Maggie O'Farrell was heralded as a major new writer with her debut novel, After You'd Gone
. And here she is with My Lover's Lover
, demonstrating again her extraordinary talent. The coda to the novel's final part is Evelyn Waugh's "To know and love one other human being is the root of all wisdom". It's the choices and chances, the compromises and delusions, made in the search for love that preoccupy O'Farrell's central characters. The setting is 30-something London, New York, and rural China. Lily and Marcus meet at a gallery opening; almost the day after, they're sharing his chic loft, and soon after that, his bed. But if this sounds like chick-lit, any similarities end here. Narrated in four parts, O'Farrell moves adeptly from third to first person, from present to past to future.
Through Lily's account in the first section, a claustrophobic fear pulsates: she is haunted by Marcus's previous lover, Sinead, who seems to be everywhere--"The flat seems sticky with Sinead's fingerprints. [Lily] doesn't know what to do." But according to Marcus, Sinead "is no longer with us". On every page, O'Farrell's transcription of the body as register of the emotions, of fear and desire, is breathtaking. Language dissects and insinuates; revelations unfurl and double back. Sinead's incredulity at Marcus's being "not exactly faithful" and Marcus's old friend Aidan's consternation at his own secret longings are described with such tactility, such spare suggestiveness that these lovers' tales take on a brooding, yet haphazard quality. O'Farrell is an insightful and passionate chronicler of human emotions. It's compulsive and thrilling stuff. --Ruth Petrie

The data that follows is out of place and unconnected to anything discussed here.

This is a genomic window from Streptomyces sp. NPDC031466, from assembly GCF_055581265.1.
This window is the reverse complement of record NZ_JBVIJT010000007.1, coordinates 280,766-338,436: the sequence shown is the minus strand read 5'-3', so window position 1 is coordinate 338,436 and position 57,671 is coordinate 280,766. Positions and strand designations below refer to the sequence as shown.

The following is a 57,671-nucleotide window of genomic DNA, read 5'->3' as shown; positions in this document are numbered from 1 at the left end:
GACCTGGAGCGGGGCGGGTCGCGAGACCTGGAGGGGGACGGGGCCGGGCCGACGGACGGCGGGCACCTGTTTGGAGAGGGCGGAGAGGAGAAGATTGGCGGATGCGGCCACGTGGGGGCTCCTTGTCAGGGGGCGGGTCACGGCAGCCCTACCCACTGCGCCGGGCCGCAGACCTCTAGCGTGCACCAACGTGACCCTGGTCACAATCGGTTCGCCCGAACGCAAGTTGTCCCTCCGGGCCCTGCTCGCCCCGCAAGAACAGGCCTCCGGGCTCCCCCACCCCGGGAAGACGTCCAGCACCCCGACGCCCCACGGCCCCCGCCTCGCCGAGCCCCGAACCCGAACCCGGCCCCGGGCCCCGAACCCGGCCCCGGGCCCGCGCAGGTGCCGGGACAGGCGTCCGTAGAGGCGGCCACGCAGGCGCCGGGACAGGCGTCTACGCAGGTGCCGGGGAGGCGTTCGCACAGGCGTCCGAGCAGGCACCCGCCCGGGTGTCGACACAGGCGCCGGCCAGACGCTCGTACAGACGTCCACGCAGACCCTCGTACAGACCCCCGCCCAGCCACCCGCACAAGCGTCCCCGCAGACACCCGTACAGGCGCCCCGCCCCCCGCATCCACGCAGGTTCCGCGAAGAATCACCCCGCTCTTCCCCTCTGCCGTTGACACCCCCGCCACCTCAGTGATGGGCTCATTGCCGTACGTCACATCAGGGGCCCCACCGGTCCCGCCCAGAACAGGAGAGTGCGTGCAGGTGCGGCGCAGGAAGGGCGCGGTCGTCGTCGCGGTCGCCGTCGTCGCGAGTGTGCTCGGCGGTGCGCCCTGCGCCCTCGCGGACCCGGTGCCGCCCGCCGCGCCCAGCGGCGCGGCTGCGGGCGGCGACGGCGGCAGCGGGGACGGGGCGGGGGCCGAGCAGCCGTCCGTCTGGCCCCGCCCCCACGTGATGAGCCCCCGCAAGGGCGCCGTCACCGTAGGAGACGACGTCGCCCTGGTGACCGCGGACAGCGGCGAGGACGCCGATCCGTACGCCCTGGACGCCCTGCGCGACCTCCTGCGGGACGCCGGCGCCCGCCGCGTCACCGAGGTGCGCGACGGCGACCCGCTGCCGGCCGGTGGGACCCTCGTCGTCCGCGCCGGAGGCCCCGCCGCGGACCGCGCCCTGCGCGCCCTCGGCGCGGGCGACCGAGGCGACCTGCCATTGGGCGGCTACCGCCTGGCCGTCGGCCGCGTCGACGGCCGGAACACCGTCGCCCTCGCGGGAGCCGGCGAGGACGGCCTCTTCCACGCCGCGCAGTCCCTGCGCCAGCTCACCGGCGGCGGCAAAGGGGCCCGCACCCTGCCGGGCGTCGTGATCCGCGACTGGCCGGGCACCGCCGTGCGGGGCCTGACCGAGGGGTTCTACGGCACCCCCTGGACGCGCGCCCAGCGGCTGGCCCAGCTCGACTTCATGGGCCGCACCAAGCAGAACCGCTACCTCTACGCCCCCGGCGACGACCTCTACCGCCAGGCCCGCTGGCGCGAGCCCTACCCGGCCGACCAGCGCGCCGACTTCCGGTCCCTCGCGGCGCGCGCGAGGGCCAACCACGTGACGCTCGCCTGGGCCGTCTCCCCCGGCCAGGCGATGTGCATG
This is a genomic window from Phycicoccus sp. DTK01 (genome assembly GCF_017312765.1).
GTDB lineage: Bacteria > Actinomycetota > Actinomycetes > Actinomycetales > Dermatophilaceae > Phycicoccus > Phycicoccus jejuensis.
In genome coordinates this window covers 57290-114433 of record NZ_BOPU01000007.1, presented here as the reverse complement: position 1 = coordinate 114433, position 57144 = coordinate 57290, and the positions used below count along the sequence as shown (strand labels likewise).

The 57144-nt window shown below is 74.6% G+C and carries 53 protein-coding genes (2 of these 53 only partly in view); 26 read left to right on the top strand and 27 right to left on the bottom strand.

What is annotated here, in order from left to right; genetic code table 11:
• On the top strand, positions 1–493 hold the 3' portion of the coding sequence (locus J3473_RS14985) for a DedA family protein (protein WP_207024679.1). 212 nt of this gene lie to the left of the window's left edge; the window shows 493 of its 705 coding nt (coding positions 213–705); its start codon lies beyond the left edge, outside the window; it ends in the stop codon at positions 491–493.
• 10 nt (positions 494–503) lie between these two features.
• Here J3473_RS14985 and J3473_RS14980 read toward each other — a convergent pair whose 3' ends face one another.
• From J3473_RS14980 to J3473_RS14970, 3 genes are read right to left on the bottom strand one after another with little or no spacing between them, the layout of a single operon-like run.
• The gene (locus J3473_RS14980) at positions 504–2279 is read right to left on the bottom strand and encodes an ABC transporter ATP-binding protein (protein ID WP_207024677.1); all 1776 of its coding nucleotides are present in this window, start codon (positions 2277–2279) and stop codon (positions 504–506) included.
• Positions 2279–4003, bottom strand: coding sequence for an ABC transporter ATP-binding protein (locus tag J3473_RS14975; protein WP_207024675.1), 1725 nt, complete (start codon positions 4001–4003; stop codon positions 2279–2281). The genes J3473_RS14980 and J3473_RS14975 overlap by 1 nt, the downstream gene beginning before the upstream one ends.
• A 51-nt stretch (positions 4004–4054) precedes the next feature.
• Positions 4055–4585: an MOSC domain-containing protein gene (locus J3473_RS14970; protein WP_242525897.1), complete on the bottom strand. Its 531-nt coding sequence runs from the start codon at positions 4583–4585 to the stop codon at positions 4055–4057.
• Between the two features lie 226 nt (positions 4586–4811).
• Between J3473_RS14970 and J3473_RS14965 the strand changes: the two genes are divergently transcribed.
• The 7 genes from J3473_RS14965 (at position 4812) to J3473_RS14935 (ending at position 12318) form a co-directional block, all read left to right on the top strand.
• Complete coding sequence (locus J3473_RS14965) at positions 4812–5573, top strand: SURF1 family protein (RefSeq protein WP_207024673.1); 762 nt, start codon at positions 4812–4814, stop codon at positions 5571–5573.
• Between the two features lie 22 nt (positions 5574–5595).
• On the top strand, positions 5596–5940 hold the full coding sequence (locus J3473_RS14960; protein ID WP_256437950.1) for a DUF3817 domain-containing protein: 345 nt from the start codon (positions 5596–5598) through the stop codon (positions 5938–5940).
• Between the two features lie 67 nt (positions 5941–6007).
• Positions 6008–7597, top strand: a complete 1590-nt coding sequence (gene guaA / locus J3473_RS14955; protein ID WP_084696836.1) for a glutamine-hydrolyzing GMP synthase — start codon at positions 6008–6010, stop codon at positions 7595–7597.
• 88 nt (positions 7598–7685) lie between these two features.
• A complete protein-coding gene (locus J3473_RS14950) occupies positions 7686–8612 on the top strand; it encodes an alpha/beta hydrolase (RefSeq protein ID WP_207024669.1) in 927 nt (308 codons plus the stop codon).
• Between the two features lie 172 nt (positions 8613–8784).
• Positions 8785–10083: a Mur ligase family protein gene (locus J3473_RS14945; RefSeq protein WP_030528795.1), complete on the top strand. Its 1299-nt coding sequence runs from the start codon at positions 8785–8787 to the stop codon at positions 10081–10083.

--This text refers to an out of print or unavailable edition of this title.
A quietly dramatic dissection of the way past loves can haunt the present (The Daily Telegraph)
...an emotional whirlwind, all passionate yearnings, raw pain and messy truths; powerful in nailing the complications of love without missing it out the power of the emotions involved (The Scotsman)
This Rebecca-esque ghost story puts at its heart the gnawing insecurities that any act of intimacy soon invites (The Independent)
O'Farrell's writing has a crystalline precision of idiom - there isn't one image that fails to ignite recognition (Independent on Sunday)
O'Farrell has honourably equalled the success of her first novel, After You'd Gone, with a story that is certainly as absorbing - and just as beautifully written (Sunday Express)